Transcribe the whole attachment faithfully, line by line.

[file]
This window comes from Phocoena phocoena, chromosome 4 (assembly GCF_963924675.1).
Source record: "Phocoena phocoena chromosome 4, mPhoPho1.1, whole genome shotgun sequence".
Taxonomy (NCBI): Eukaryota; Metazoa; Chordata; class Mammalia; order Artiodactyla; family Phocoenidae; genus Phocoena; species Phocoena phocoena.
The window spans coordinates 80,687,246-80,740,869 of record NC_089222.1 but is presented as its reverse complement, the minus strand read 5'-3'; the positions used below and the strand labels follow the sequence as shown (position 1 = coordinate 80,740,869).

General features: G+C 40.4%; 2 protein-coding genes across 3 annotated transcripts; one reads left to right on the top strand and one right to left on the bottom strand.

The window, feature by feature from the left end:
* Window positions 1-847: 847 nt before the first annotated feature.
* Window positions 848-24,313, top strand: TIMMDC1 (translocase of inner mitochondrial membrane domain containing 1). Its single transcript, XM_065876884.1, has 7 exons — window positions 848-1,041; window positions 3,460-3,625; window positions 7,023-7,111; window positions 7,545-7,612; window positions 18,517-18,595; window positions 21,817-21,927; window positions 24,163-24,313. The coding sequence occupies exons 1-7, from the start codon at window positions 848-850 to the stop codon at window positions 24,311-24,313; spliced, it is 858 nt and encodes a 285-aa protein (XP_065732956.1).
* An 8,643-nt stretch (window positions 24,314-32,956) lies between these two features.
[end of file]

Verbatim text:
This window comes from Phocoena phocoena, chromosome 4 (assembly GCF_963924675.1).
Source record: "Phocoena phocoena chromosome 4, mPhoPho1.1, whole genome shotgun sequence".
Taxonomy (NCBI): Eukaryota; Metazoa; Chordata; class Mammalia; order Artiodactyla; family Phocoenidae; genus Phocoena; species Phocoena phocoena.
The window spans coordinates 80,687,246-80,740,869 of record NC_089222.1 but is presented as its reverse complement, the minus strand read 5'-3'; the positions used below and the strand labels follow the sequence as shown (position 1 = coordinate 80,740,869).

General features: G+C 40.4%; 2 protein-coding genes across 3 annotated transcripts; one reads left to right on the top strand and one right to left on the bottom strand.

The window, feature by feature from the left end:
* Window positions 1-847: 847 nt before the first annotated feature.
* Window positions 848-24,313, top strand: TIMMDC1 (translocase of inner mitochondrial membrane domain containing 1). Its single transcript, XM_065876884.1, has 7 exons — window positions 848-1,041; window positions 3,460-3,625; window positions 7,023-7,111; window positions 7,545-7,612; window positions 18,517-18,595; window positions 21,817-21,927; window positions 24,163-24,313. The coding sequence occupies exons 1-7, from the start codon at window positions 848-850 to the stop codon at window positions 24,311-24,313; spliced, it is 858 nt and encodes a 285-aa protein (XP_065732956.1).
* An 8,643-nt stretch (window positions 24,314-32,956) lies between these two features.